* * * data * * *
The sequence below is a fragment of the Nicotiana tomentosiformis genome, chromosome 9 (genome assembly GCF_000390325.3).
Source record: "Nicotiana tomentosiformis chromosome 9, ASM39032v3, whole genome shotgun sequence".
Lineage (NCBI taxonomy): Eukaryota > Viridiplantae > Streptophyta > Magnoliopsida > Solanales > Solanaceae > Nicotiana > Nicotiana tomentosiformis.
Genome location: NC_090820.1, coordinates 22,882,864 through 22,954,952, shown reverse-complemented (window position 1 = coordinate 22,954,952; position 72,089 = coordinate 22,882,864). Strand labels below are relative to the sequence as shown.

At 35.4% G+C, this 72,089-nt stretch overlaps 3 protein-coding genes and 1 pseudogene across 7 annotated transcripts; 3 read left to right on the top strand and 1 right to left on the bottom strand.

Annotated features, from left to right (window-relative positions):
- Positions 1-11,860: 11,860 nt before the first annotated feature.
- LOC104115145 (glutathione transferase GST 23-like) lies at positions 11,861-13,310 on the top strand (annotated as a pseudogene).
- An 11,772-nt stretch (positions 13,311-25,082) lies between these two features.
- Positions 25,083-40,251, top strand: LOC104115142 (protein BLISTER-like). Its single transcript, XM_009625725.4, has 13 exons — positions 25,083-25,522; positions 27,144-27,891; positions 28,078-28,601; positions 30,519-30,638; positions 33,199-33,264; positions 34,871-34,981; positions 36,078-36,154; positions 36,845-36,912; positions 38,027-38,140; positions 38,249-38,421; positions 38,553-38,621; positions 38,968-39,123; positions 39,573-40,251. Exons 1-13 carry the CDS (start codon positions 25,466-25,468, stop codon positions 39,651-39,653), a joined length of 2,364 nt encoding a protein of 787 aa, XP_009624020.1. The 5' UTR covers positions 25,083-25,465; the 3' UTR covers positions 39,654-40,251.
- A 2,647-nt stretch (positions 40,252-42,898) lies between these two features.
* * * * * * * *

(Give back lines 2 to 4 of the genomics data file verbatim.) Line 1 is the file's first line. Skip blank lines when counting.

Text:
Source record: "Nicotiana tomentosiformis chromosome 9, ASM39032v3, whole genome shotgun sequence".
Lineage (NCBI taxonomy): Eukaryota > Viridiplantae > Streptophyta > Magnoliopsida > Solanales > Solanaceae > Nicotiana > Nicotiana tomentosiformis.
Genome location: NC_090820.1, coordinates 22,882,864 through 22,954,952, shown reverse-complemented (window position 1 = coordinate 22,954,952; position 72,089 = coordinate 22,882,864). Strand labels below are relative to the sequence as shown.